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Prevention of obesity—more than an intention. Concept and first results of the Kiel Obesity Prevention Study (KOPS)


OBJECTIVE: Obesity prevention is necessary to address the steady rise in the prevalence of obesity. Although all experts agree that obesity prevention has high priority there is almost no research in this area. The effectiveness of different intervention strategies is not well documented. There is also no structured framework for obesity prevention.

DESIGN: Based on (i) our current and limited knowledge and (ii) the idea that prevention of childhood obesity is an effective treatment of adult obesity, the Kiel Obesity Prevention Study (KOPS) was started in 1996. Concept, intervention strategies and first results of KOPS are reported in this paper. KOPS is an ongoing 8 y follow-up study. We first enrolled a large scale cohort of 5 to 7-y-old children, providing sufficient baseline data. KOPS allows further analyses of the role of individual risk factors as well as of long-term effectiveness of different intervention strategies.

RESULTS: From 1996 to 1999 a representative group of 2440 5 to 7-y-old children was recruited (ie 30.2% of the total population of 5 to 7-y-old children examined by the school physicians) and a full data set was obtained from 1640 children. Of the children, 340 (20.7%) were considered as overweight and obese, 1108 children (67.6%) were normal weight, and underweight was found in 192 children (11.7%). Of the normal-weight children, 31% or 346 (21.1% of the total population) were considered to have a risk of becoming obese. Cross-sectional data provided evidence that (i) there is an inverse social gradient in childhood overweight as well as health-related behaviours and (ii) parental fatness had a strong influence on childhood overweight. We observed considerable changes in health-related behaviours within 1 y after combined ‘school-’ and ‘family-based’ interventions. Interventions aimed to improve health-related behaviours had significant effects on the age-dependent increases in median triceps skinfolds of the whole group (from 10.9 to 11.3 mm in ‘intervention schools’ vs from 10.7 to 13.0 mm in ‘control schools’, P<0.01) as well as in percentage fat mass of overweight children (increase by 3.6 vs 0.4% per year without and with intervention, respectively; P<0.05).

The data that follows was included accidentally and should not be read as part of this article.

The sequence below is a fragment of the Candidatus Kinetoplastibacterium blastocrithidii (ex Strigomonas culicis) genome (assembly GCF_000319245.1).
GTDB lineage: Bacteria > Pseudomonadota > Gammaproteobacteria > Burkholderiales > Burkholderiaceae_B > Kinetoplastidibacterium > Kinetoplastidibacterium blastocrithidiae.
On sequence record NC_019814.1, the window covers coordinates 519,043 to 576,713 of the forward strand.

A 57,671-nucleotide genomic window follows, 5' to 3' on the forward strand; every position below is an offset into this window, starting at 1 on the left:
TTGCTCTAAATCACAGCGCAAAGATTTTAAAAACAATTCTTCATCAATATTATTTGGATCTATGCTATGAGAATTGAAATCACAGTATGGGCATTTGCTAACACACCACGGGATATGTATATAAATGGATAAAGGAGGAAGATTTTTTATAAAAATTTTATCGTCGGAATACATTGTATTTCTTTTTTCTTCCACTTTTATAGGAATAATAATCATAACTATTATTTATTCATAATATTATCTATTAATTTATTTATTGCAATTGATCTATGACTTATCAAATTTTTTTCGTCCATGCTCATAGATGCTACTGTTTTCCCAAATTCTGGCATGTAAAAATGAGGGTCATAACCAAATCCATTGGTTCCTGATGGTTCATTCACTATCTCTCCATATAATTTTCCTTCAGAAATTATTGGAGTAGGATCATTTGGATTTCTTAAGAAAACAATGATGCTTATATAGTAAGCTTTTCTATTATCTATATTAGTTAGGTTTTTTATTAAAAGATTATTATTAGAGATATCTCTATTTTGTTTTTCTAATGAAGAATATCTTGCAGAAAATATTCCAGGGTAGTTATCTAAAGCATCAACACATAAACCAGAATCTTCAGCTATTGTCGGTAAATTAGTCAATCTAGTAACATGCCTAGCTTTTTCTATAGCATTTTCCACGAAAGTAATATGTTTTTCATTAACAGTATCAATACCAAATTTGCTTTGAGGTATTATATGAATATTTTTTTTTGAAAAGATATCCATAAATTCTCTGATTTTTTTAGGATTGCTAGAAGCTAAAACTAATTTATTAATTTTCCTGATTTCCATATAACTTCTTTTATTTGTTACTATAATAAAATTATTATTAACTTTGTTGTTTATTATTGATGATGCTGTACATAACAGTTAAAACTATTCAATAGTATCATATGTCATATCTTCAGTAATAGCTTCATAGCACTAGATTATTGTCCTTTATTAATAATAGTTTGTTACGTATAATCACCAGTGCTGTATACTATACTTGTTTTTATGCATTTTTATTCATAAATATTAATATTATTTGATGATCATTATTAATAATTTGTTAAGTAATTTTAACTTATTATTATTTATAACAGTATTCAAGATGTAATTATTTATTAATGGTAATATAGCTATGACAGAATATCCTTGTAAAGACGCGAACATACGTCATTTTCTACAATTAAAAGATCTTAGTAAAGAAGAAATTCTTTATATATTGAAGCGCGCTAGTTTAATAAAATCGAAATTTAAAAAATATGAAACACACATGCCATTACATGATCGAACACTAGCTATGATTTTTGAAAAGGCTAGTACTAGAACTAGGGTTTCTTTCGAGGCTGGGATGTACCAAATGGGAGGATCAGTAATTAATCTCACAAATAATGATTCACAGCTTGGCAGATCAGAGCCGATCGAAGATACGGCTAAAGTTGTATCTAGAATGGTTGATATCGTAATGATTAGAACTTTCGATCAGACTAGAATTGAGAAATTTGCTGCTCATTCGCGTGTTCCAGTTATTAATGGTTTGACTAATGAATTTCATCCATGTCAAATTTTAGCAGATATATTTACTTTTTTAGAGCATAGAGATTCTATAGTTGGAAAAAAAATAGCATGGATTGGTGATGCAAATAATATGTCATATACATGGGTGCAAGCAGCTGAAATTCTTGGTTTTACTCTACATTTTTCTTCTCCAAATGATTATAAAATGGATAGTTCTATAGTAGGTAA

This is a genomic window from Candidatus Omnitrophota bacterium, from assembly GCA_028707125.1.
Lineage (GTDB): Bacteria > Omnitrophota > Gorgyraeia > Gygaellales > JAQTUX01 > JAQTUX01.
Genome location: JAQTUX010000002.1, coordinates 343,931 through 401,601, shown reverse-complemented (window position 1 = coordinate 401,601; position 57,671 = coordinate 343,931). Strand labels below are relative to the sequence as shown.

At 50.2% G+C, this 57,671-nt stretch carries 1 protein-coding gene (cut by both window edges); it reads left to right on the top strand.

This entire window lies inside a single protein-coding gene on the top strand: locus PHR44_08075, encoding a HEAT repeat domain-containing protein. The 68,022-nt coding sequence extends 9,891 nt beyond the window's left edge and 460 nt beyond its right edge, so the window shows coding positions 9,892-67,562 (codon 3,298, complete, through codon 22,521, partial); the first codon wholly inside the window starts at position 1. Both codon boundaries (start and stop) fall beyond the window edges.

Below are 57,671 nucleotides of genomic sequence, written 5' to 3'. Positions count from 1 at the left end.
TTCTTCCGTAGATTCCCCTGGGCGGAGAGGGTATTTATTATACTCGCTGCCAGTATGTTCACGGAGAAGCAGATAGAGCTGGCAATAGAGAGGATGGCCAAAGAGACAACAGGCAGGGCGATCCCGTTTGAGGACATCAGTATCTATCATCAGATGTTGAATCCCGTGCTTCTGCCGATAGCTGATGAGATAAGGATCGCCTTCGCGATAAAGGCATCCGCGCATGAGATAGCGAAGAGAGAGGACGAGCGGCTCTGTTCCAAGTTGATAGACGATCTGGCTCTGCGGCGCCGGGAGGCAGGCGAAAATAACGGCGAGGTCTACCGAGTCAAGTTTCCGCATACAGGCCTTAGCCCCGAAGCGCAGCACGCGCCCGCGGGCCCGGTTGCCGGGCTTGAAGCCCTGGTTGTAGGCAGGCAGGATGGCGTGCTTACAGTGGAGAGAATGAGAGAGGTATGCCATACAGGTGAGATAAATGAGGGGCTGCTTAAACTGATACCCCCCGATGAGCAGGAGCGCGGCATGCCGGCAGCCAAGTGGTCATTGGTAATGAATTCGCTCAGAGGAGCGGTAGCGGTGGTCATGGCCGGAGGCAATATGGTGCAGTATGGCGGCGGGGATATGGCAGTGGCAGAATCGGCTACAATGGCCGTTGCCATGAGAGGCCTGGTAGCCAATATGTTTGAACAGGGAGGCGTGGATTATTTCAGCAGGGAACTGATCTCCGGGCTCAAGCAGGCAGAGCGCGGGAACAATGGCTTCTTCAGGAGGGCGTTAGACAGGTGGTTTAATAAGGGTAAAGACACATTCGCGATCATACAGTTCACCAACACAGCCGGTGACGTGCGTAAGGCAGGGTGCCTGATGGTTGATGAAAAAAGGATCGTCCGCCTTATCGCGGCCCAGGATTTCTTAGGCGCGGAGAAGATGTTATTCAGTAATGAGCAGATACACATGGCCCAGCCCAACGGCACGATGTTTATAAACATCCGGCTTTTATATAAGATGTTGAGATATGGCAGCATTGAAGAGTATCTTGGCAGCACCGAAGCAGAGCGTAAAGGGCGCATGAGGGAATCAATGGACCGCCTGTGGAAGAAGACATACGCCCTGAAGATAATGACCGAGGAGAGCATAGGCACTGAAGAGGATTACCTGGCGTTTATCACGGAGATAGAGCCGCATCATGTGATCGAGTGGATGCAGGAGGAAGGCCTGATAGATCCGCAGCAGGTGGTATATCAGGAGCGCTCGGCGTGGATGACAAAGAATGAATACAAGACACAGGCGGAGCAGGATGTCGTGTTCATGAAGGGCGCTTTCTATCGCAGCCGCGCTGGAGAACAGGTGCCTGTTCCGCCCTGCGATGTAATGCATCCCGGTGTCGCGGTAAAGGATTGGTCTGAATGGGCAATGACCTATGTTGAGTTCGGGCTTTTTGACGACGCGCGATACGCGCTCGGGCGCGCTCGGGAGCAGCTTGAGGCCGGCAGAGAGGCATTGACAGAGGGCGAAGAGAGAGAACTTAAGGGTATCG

CONCLUSION: First results of KOPS are promising. Besides health promotion, a better school education and social support seem to be promising strategies for future interventions.

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Correspondence to MJ Müller.

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Müller, M., Asbeck, I., Mast, M. et al. Prevention of obesity—more than an intention. Concept and first results of the Kiel Obesity Prevention Study (KOPS). Int J Obes 25 (Suppl 1), S66–S74 (2001).

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  • childhood obesity
  • prevention
  • Kiel Obesity Prevention Study (KOPS)
  • nutrition education
  • school intervention
  • family intervention
  • social gradient

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